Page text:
That feeling makes you unwilling to work at a job that you hate or stay in a toxic relationship. It makes you focus on quality of life, which you have a bit of control over, rather than quantity of life, which you clearly can’t control at all. It makes you truly figure out what matters to you.

But most of all, it makes you appreciate, for the first time, absolutely everything. It’s all a gift. It all goes by so fast. It’s all so special.

I knew that by experiencing the worst thing in life, I had been given something really precious. My eyes were truly open. I wanted to always live in that state of awareness.

But I knew that over time, I’d fall back into my life routines, and the feeling would fade, or at least be smothered by the minutiae of the day to day. Mortality awareness takes a lot of work, and I can understand why most people kind of put that off until the last possible moment. It can be an extremely unsettling feeling that is very hard to sustain.

I wish there was a way to explain this to you so that it would sink in deep without you needing to experience tragedy on your own. Having your eyes opened is priceless. And sure, I’m not nearly as “woke” as I was during that first year, but I do make a conscious effort to remember what it felt like. Because meeting death causes you to truly fall in love with life. And I want to love life with every fiber of my being. I want that for you, too, dear reader.

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Wheel Well Stowaways

What a way to go.

There are many reasons not to live beneath the flight path of an international airport. The noise, of course, is the first thing that springs to mind. And then there’s the pollution. But there’s also the possibility that something unexpected may fall from the sky. Blue water from airline toilets have been known to kill people, as have airplane parts. But there’s something even worse that has been known to happen.

Imagine this. You’re sitting in your home, maybe in front of your television, and unbeknownst to you, someone is rushing your way at 200 miles per hour. From the sky. The next thing you know, your back deck is thoroughly demolished and there’s a frozen corpse, or what’s left of it, staring back at you from amongst the rubble. This has happened. What a nightmare.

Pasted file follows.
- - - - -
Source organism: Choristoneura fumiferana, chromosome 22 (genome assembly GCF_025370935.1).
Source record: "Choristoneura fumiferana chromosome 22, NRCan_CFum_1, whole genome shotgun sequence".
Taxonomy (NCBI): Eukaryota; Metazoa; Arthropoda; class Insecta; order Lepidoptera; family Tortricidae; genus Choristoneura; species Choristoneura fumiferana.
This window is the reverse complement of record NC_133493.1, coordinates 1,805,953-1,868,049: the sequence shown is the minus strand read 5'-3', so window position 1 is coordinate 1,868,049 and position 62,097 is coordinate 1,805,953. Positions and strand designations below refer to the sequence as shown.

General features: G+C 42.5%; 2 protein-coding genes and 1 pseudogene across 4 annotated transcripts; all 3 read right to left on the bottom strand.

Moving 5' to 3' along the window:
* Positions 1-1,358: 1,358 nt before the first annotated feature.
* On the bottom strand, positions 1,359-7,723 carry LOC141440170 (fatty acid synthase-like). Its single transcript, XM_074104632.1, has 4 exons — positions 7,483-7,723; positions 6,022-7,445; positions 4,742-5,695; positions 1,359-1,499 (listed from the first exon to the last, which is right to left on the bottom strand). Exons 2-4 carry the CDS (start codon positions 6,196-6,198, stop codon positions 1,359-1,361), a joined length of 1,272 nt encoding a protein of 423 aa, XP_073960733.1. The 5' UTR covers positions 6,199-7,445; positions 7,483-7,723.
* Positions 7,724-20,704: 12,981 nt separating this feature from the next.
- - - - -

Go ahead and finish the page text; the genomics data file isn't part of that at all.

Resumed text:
It never occurred to me before reading this article, entitled, “Out of thin air: the mystery of the man who fell from the sky” that there are a lot more people stowing away in the wheel well of airliners than one might imagine. According to the Federal Aviation Administration, as of February 2020, there have been 128 such stowaways, that they know of.

Before you start thinking this is a great way to get cheap transport, think again. More than 75 percent of all these stowaways are dead before they reach their destination. The rest are almost always detected, and many of them have permanent and severe health issues for the rest of their lives.

There is a wide variety of ways you can die while trying to pull this little caper. First, you have to pass airport security and figure out a way to approach the plane from the outside. You would most likely be viewed as a terrorist, and airports really want to keep their security ratings so they can continue having international flights. This means you represent billions of dollars of risk to them, and airports don’t take kindly to that. You could very well be shot before you even get to the plane.

But let’s suppose you make it that far, and you climb up into the wheel well. The wheels are still down, and you begin to taxi toward the runway. Hold on tight, because there will be a lot of vibration, and the noise is beyond all imagining. Expect to have permanent hearing loss at the very least. And if you get disoriented and fall while the plane is taking off, you’ll very likely get killed falling on the tarmac.

But let’s say you manage to survive this bit, and the airplane is taking off. Next, the landing gear is going to retract into the very wheel well that you currently occupy. A lot of people are crushed to death at that point. Not a pleasant way to go.

If you survive that, though, you may very well wish you hadn’t. At first, the tires keep you warm. But they cool off quickly, because you’re going up to about 35,000 feet, and the temperature will be 65 degrees below zero. The good news is the hydraulic lines will heat up your compartment a bit. The bad news is it will only heat it up to about 3 degrees Fahrenheit.